Citizenship and Immigration Canada (CIC) has announced that
effective January 2015, Canada's permanent residence system
will undergo a complete overhaul, and will work on an 'express
entry' model. This will have serious ramifications for foreign
workers wishing to become permanent residents, as well as for
employers for whom they work, as set out below.
Currently, there are essentially three programs by which skilled
workers can seek permanent residence (in addition to provincial
programs). Briefly, these programs are:
Canadian Experience Class (CEC) – a process
which allows a foreign worker with at least one year of Canadian
work experience to 'convert' his/her work permit to
Federal Skilled Workers (FSW) – a system by
which an applicant garners points for factors including age,
education, language, occupation, length of experience, and arranged
employment. If an applicant garners sufficient points, he/she will
qualify for permanent residence.
Federal Skilled Trades Program (FSTP) – a
program which allows skilled tradespeople an opportunity to obtain
permanent residence based on experience, language, and a job offer
or provincial certification. In many ways, the considerations in
this category are hybrids of the CEC and FSW, applied to skilled
Within these programs, applicants make applications, which are
processed on a first in/first out system. The government does set
quotas and restrictions per year in each category, (as well as
'sub-caps' within some categories, e.g. X number of civil
engineers within the FSW), but the process is applicant driven.
There may be various positive or negative aspects to each of the
systems, but their outcomes have been based on the use of an
established set of parameters, against which the facts of the case
could be tested. This has created an element of certainty in the
The New 'Express Entry' Model
Under the new system to be implemented in January 2015, the
process will cease to be applicant driven. The process will be
government driven. Full details are not yet available, but the
process would require applicants to file a profile, which signifies
to the government that they are interested in permanent residence,
and which would set out their backgrounds. CIC, on grounds which
are also not yet clear, would then select those applicants it
thought were 'highest ranked' and who had arranged
employment (or a provincial nomination). These applicants would be
invited to apply for permanent residence, and would have 60 days to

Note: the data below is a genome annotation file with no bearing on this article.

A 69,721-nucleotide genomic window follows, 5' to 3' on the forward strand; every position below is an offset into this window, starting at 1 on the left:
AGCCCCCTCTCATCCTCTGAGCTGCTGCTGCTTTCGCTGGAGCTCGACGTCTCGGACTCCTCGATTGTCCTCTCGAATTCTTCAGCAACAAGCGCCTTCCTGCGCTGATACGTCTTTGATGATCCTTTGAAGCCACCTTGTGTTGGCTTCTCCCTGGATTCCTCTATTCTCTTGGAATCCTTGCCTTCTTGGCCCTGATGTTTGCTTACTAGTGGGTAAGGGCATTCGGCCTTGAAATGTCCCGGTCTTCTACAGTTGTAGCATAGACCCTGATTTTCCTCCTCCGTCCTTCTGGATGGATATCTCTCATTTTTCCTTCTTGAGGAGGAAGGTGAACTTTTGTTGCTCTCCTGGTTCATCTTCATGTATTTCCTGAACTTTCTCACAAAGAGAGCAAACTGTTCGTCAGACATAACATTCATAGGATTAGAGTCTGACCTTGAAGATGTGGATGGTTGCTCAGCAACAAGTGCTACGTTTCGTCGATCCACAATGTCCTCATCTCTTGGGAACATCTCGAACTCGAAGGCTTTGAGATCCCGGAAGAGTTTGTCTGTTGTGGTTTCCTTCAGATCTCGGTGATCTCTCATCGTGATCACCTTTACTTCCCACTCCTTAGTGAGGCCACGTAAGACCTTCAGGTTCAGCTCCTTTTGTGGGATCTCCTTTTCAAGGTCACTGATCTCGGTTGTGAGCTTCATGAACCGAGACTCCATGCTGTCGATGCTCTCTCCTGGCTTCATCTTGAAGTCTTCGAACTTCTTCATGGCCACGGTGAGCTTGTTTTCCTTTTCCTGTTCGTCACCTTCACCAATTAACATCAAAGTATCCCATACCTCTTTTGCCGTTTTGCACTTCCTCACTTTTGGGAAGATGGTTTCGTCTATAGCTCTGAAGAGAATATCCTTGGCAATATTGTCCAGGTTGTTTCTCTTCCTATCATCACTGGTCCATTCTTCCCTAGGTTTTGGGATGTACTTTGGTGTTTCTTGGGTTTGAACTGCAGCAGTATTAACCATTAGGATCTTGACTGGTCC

file their applications.
No longer will applicants be processed in a first in/first out
system, and no longer can applicants know that they have met the
criteria through clearly established guidelines. Rather, as noted,
CIC will choose from among the pool of prospective applicants, only
those applicants it wants to process. Further, applicants who are
not invited to apply for permanent residence will be removed from
the pool of potential applicants after 12 months.
As it stands, this new system creates uncertainty. No longer can
an employee know with certainty whether he/she can become a
permanent resident, and no longer can an employer know with
certainty that he/she would have the ability to retain a particular
desired employee. Though further details may clarify some of the
issues, it would seem apparent that the new system gives CIC a
large degree of discretion, and as such, the inability for
employers/employees to plan for their immigration issues.
What Prospective Applicants and Their Employers Should Do
Given the doubt and insecurity of the new system, the net effect
of the above is that it is better to utilize the certainty of
today's system, rather than take a chance on the uncertainty of
the future system. If a Canadian company has a foreign employee
working in Canada on a work permit, and that employee intends to
seek permanent residence, or if indeed the company wishes to secure
permanent residence for that person, preparation and submission of
the application should occur now. January 2015 is
not that far away, and failure to lodge the application before then
could mean the inability to seek permanent residence. There are
various preparations involved in the filing of permanent residence
cases, including the need for an English test (as well as quotas
which must be considered), so it is not too early to start.
Employers and employees alike should take necessary measures
now, if they wish to secure permanent residence for the future.
The information in this article is for general purposes
only, and not intended as legal advice for any particular
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September 21st, 2016 - Immigration authorities conducted the 20th round of invitations under Express Entry in 2016 and 43rd overall, inviting 1288 applicants for permanent residence with a lowest CRS score of 483.
Canada received more than 320,000 immigrants in the last 12 months, approaching levels not seen since the early 20th century. The per capital immigration rate at .88%, is consistent with previous Liberal government policies.
October 12th, 2016 - Immigration authorities conducted the 21st round of invitations under Express Entry in 2016 and 44th overall, inviting 1518 applicants for permanent residence with a lowest CRS score of 484.
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